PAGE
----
7:36 The last fold is the so called shelf fold. It is very unusual and you probably won’t find it anywhere else. But I like it because it has this kind of little folds and it’s very refined. Especially for your tuxedo or white tie look. I think it’s particularly good with silk and you need a large silk pocket square to do it. So forget about the small ones. It’s not going to work. The way to fold it is to start out, you take your square and you fold it into a big triangle, like so, right. A big triangle. I always do it from the right, from my right. So I take the point of my right and I fold it up to the other point. Do the same thing again with the next point. Fold it up and once again do it so with the last one. What I have now is another triangle, a small one. And what’s really important is that you get these little folds here that are kind of on top of each other. And when you have that, the triangle points down, you fold it inwards like so, that you get this effect. And you put it in to your pocket. Adjust a little bit until you like it. There you go, the shelf fold.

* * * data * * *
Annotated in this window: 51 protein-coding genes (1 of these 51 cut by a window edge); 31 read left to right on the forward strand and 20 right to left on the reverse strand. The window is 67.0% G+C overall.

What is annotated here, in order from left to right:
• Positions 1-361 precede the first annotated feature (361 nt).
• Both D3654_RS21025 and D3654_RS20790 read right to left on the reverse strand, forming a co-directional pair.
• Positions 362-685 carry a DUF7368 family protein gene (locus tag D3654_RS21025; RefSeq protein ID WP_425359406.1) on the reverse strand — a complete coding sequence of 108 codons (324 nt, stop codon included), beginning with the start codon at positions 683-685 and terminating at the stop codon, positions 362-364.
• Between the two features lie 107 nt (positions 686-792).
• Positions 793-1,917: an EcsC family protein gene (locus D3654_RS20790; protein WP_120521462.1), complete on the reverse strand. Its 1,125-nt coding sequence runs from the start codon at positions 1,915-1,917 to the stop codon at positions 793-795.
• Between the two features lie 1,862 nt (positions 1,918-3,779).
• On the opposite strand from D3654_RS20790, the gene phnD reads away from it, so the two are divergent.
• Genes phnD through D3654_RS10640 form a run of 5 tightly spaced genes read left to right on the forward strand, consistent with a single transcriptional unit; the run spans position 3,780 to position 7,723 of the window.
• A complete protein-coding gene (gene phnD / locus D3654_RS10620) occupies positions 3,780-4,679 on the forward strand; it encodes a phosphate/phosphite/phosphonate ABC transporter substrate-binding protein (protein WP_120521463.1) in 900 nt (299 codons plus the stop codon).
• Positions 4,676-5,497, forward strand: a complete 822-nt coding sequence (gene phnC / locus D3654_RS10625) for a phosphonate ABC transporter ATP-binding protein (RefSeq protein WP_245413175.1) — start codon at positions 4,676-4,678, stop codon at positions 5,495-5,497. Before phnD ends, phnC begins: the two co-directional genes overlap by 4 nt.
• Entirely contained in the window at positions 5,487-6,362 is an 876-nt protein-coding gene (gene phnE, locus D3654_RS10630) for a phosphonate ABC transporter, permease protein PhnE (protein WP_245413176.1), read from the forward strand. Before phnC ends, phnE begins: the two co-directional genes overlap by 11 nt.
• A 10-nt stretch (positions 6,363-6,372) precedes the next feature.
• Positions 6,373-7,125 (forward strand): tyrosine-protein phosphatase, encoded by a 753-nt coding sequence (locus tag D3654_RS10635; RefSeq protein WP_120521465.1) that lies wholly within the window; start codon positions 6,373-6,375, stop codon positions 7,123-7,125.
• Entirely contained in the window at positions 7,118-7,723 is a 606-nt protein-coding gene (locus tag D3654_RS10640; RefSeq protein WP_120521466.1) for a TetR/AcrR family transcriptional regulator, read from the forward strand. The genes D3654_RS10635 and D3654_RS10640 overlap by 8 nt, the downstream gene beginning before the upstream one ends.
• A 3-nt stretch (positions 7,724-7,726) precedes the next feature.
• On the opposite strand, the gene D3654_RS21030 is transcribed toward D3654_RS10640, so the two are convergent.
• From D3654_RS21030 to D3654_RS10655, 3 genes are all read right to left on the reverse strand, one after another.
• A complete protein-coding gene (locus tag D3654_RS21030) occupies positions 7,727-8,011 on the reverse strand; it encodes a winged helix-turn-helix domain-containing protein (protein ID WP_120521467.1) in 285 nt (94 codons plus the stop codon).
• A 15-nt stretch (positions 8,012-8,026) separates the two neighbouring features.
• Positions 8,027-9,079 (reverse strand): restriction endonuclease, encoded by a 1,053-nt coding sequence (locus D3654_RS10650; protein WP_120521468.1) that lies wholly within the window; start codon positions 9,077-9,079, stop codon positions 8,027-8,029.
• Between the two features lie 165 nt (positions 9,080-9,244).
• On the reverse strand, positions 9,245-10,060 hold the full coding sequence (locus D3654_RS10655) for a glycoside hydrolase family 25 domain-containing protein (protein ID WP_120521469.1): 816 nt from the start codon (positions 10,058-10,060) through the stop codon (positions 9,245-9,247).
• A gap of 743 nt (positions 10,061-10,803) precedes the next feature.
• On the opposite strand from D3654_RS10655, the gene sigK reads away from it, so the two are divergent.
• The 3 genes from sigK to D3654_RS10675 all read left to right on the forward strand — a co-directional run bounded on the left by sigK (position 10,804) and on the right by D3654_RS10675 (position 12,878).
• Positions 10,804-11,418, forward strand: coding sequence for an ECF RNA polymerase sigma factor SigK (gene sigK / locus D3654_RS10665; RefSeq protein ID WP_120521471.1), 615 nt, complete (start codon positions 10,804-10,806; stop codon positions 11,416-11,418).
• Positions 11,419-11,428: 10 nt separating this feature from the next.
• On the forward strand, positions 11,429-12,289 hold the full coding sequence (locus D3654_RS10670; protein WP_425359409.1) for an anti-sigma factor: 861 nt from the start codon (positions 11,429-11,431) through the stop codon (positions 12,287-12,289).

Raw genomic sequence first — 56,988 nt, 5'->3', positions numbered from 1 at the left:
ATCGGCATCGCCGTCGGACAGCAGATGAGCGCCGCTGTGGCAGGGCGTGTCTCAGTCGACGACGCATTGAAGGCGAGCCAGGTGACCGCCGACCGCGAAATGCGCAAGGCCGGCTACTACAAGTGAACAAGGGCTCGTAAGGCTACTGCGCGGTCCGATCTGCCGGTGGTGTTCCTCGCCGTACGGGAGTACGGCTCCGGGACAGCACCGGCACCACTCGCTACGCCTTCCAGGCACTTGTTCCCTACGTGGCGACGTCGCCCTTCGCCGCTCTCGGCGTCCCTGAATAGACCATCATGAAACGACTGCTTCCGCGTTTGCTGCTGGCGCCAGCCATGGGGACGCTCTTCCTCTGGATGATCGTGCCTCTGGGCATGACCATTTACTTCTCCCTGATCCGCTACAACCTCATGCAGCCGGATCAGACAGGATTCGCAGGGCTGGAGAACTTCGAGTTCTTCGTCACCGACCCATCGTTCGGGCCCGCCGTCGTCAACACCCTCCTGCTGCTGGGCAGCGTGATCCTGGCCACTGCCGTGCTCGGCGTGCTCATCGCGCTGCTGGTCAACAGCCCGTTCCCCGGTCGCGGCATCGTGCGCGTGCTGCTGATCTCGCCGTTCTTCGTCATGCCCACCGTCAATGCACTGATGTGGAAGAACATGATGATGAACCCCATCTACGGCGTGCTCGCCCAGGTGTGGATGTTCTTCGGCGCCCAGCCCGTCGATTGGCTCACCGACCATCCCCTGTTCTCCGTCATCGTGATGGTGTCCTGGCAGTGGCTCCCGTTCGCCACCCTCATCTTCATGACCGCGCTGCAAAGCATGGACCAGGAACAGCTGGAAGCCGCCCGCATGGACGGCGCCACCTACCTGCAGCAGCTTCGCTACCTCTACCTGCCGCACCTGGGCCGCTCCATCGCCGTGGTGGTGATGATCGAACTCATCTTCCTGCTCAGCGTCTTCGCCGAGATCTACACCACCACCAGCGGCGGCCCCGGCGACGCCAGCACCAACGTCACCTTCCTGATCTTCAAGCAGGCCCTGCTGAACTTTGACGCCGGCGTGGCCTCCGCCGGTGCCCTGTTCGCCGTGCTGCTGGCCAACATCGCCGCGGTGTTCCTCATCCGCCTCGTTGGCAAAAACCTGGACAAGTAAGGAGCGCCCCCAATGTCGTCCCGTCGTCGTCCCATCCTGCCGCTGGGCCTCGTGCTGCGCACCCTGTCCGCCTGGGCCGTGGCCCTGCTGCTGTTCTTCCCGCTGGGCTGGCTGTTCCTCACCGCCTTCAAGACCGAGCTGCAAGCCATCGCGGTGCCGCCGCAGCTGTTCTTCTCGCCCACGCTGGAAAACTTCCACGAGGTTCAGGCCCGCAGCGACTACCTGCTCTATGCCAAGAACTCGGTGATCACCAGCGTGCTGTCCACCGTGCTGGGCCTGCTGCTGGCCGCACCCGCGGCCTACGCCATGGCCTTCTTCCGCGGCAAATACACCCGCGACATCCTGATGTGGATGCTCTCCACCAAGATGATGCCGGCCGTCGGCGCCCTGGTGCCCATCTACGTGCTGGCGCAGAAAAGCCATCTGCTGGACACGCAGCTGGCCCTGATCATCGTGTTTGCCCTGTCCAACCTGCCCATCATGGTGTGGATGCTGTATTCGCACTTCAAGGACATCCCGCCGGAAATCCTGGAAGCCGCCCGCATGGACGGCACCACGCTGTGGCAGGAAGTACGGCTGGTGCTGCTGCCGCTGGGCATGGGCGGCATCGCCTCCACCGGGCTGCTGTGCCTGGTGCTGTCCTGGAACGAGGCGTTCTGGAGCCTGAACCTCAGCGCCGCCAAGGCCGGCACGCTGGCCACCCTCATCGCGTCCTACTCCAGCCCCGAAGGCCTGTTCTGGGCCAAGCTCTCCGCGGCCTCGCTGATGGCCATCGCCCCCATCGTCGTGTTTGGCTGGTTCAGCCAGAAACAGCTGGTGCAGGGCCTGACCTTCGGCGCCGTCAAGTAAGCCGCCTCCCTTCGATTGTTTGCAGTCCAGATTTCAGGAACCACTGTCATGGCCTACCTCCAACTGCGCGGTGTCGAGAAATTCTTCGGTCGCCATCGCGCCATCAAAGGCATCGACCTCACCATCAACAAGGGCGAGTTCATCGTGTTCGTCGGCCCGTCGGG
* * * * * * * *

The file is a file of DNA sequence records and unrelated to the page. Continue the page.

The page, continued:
Wool Challis Pocket Square in Yellow with Burgundy Polka Dots Fort Belvedere
9:19 Now that I told you about my five essential pocket square folds. I want to just give you a few quick pointers to help you on how to wear a pocket square. First of all, go for hand rolled edges. You will often find machine hand edges that look like hand rolled or machine-sown edges that are made with a machine like a shirt and it looks very rough. And, I would always suggest you look for hand rolled edges. I will have a follow up video where I show you all about the details. But the other thing that I really want you not to do is to blow your nose with a pocket square, because it is essentially a decorative piece. If you want to blow your nose, use a Kleenex or have another cotton square in the back of your pocket. But don’t blow your nose that way. Last but not the least, use natural materials, they look better, they last longer. The colors are better. So skip nylon or polyester or lycra and use silk, linen, wool instead. They will last longer, look better and that’s the whole point of wearing a pocket square. I hope you learned something. If you liked it, again subscribe to our Youtube channel. That way you’ll get our latest videos. And also sign up for our email newsletter. Thank you.